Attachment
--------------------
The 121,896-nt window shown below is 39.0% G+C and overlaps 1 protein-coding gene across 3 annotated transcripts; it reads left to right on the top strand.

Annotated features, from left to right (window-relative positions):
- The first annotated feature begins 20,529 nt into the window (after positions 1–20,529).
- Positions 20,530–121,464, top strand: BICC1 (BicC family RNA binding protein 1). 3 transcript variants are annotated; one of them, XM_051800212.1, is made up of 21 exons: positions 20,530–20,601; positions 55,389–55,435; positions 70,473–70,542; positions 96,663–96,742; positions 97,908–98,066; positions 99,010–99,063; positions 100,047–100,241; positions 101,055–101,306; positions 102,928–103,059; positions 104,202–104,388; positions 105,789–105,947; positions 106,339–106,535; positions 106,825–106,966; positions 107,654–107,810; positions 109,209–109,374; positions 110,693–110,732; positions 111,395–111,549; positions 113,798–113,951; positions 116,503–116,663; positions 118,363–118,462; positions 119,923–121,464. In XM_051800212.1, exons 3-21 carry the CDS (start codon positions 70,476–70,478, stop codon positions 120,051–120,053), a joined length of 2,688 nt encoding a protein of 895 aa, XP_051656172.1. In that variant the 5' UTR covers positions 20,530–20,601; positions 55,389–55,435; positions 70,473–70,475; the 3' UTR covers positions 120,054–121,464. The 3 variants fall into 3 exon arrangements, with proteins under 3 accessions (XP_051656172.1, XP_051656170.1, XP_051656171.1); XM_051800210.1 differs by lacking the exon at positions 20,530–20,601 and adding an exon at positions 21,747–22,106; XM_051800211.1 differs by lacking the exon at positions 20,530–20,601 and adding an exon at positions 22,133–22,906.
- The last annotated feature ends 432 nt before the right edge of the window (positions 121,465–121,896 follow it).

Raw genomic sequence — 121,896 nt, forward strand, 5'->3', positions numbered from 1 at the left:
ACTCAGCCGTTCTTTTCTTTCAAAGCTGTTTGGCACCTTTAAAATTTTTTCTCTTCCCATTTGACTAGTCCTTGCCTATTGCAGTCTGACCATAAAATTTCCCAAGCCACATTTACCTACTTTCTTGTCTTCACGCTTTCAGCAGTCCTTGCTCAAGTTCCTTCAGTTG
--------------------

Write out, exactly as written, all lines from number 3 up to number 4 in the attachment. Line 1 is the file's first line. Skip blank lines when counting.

- The first annotated feature begins 20,529 nt into the window (after positions 1–20,529).
- Positions 20,530–121,464, top strand: BICC1 (BicC family RNA binding protein 1). 3 transcript variants are annotated; one of them, XM_051800212.1, is made up of 21 exons: positions 20,530–20,601; positions 55,389–55,435; positions 70,473–70,542; positions 96,663–96,742; positions 97,908–98,066; positions 99,010–99,063; positions 100,047–100,241; positions 101,055–101,306; positions 102,928–103,059; positions 104,202–104,388; positions 105,789–105,947; positions 106,339–106,535; positions 106,825–106,966; positions 107,654–107,810; positions 109,209–109,374; positions 110,693–110,732; positions 111,395–111,549; positions 113,798–113,951; positions 116,503–116,663; positions 118,363–118,462; positions 119,923–121,464. In XM_051800212.1, exons 3-21 carry the CDS (start codon positions 70,476–70,478, stop codon positions 120,051–120,053), a joined length of 2,688 nt encoding a protein of 895 aa, XP_051656172.1. In that variant the 5' UTR covers positions 20,530–20,601; positions 55,389–55,435; positions 70,473–70,475; the 3' UTR covers positions 120,054–121,464. The 3 variants fall into 3 exon arrangements, with proteins under 3 accessions (XP_051656172.1, XP_051656170.1, XP_051656171.1); XM_051800210.1 differs by lacking the exon at positions 20,530–20,601 and adding an exon at positions 21,747–22,106; XM_051800211.1 differs by lacking the exon at positions 20,530–20,601 and adding an exon at positions 22,133–22,906.